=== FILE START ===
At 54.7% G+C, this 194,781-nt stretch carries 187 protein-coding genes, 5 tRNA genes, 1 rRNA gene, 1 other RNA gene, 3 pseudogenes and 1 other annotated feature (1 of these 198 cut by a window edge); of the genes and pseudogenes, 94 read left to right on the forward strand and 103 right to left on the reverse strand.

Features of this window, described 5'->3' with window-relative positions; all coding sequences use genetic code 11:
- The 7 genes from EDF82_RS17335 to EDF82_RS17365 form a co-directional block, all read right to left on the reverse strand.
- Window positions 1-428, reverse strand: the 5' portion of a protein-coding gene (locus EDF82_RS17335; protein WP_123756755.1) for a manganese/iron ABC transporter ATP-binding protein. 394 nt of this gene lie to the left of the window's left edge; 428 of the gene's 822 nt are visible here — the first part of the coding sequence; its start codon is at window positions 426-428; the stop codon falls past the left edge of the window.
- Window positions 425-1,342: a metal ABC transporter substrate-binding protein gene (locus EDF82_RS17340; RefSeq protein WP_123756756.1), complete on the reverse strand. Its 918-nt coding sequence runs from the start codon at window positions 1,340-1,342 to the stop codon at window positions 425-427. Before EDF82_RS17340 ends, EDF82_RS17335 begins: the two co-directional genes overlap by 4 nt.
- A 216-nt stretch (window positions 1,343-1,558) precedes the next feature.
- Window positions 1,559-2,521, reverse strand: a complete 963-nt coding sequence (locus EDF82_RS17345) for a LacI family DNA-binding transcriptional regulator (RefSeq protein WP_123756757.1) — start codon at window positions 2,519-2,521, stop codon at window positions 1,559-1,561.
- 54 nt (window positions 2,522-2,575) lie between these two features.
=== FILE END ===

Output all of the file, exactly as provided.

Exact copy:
At 54.7% G+C, this 194,781-nt stretch carries 187 protein-coding genes, 5 tRNA genes, 1 rRNA gene, 1 other RNA gene, 3 pseudogenes and 1 other annotated feature (1 of these 198 cut by a window edge); of the genes and pseudogenes, 94 read left to right on the forward strand and 103 right to left on the reverse strand.

Features of this window, described 5'->3' with window-relative positions; all coding sequences use genetic code 11:
- The 7 genes from EDF82_RS17335 to EDF82_RS17365 form a co-directional block, all read right to left on the reverse strand.
- Window positions 1-428, reverse strand: the 5' portion of a protein-coding gene (locus EDF82_RS17335; protein WP_123756755.1) for a manganese/iron ABC transporter ATP-binding protein. 394 nt of this gene lie to the left of the window's left edge; 428 of the gene's 822 nt are visible here — the first part of the coding sequence; its start codon is at window positions 426-428; the stop codon falls past the left edge of the window.
- Window positions 425-1,342: a metal ABC transporter substrate-binding protein gene (locus EDF82_RS17340; RefSeq protein WP_123756756.1), complete on the reverse strand. Its 918-nt coding sequence runs from the start codon at window positions 1,340-1,342 to the stop codon at window positions 425-427. Before EDF82_RS17340 ends, EDF82_RS17335 begins: the two co-directional genes overlap by 4 nt.
- A 216-nt stretch (window positions 1,343-1,558) precedes the next feature.
- Window positions 1,559-2,521, reverse strand: a complete 963-nt coding sequence (locus EDF82_RS17345) for a LacI family DNA-binding transcriptional regulator (RefSeq protein WP_123756757.1) — start codon at window positions 2,519-2,521, stop codon at window positions 1,559-1,561.
- 54 nt (window positions 2,522-2,575) lie between these two features.